(b. 1619, Amsterdam, d. 1688, Amsterdam)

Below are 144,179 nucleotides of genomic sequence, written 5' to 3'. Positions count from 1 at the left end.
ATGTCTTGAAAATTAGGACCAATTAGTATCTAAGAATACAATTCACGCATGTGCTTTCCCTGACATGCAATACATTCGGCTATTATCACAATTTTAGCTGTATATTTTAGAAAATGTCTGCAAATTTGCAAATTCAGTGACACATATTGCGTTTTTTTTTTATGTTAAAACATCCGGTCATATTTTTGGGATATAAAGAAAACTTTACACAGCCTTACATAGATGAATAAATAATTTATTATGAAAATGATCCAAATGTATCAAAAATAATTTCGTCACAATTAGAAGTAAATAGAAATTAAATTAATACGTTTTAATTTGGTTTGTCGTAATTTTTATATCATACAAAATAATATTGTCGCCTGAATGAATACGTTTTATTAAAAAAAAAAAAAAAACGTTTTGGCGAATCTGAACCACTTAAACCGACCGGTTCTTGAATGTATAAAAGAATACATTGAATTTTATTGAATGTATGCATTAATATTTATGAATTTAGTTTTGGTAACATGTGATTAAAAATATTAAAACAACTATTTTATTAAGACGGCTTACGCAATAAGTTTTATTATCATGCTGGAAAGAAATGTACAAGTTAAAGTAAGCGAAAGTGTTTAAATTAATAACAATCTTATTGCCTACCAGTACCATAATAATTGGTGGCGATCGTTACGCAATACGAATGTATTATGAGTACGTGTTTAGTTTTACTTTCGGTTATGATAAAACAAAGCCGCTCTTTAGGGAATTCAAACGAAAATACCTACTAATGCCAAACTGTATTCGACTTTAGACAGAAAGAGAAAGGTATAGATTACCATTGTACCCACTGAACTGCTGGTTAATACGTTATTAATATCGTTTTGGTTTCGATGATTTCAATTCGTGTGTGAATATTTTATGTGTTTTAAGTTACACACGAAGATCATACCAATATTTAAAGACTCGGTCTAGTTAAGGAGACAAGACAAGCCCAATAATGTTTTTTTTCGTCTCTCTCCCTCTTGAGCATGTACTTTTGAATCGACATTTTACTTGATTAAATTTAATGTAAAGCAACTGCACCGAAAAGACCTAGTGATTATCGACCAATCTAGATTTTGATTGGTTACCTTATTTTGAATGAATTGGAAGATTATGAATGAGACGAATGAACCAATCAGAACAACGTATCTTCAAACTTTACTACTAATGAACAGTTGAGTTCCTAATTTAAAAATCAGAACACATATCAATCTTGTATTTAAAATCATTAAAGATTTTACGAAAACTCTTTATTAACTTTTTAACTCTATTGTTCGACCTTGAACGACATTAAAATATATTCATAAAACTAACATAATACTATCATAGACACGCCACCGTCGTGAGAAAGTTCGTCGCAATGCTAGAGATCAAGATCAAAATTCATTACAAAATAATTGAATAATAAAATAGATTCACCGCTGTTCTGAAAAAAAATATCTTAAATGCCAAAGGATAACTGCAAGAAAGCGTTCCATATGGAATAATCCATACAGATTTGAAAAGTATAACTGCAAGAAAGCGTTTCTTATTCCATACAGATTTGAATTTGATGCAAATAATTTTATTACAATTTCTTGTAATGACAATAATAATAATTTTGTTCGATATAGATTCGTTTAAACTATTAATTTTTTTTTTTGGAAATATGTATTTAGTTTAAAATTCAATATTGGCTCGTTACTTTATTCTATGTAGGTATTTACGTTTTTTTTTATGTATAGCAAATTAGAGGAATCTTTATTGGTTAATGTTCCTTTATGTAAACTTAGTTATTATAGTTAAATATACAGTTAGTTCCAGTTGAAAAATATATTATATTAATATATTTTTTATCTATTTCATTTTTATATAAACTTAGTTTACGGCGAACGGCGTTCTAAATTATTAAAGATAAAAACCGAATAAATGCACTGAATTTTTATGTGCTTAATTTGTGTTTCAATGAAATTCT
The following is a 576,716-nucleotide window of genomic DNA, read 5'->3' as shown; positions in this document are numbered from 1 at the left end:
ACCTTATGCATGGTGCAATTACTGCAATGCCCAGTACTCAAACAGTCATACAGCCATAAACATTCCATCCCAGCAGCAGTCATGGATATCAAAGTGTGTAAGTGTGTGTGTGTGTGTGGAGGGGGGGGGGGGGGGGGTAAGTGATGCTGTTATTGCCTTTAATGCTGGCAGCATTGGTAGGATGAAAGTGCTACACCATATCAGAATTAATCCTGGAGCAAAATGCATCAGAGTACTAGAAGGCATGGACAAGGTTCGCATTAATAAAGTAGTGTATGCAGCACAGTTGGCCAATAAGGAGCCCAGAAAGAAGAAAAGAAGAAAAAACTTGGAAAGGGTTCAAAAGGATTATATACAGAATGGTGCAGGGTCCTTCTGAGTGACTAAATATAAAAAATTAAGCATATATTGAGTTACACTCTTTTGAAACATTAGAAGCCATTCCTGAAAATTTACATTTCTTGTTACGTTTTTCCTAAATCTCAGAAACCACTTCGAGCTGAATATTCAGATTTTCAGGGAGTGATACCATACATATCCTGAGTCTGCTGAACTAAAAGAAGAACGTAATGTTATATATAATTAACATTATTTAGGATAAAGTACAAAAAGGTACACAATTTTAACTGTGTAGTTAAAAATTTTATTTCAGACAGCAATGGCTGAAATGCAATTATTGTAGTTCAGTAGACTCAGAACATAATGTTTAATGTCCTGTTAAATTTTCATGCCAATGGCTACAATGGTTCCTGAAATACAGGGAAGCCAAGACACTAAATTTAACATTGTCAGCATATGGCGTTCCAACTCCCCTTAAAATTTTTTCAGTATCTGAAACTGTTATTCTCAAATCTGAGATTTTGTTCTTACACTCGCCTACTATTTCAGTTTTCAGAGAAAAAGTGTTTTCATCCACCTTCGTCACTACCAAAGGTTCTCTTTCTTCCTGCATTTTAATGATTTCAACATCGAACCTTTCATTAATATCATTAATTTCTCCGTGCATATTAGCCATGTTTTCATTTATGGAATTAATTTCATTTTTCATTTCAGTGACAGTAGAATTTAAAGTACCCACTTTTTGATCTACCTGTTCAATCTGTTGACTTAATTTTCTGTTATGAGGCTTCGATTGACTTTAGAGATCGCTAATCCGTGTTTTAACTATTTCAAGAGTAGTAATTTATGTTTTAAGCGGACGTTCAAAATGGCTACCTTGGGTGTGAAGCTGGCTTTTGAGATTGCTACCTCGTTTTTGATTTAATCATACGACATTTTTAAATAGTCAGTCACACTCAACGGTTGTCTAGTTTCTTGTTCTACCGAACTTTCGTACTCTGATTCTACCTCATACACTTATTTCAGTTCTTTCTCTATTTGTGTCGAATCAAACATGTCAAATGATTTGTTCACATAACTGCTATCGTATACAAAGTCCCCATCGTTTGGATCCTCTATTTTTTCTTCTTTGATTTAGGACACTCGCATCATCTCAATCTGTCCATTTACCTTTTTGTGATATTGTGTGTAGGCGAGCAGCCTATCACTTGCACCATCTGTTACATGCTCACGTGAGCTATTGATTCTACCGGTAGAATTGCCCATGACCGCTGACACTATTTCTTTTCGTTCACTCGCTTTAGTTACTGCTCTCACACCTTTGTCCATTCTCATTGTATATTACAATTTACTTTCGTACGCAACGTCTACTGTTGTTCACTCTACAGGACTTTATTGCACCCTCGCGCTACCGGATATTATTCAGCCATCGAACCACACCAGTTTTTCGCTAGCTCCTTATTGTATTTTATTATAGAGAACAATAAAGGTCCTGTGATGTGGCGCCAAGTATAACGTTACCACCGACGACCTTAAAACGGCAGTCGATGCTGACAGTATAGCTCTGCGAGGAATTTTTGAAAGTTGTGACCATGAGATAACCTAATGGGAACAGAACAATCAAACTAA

Philips Koninck (or de Koninck), Dutch painter, the best-known member of a family of artists. He studied with his brother Jacob (1614/15-after 1690) in Rotterdam, and Houbraken says he was also a pupil of Rembrandt in Amsterdam, where he settled in 1641. Although he painted various subjects (the poet Vondel praised his portraits and history pictures) his fame now rests on his landscapes. He specialized in extensive views, and his work has a majesty and power that rivals the similar scenes of Ruisdael; the National Gallery in London has four outstanding examples. Like many Dutch painters he had a second occupation; he ran a prosperous shipping firm and evidently painted little in the last decade of his life. His wealth enabled him to collect drawings. He was a prolific draughtsman himself and his sketchy penmanship can be deceptively close to Rembrandt's.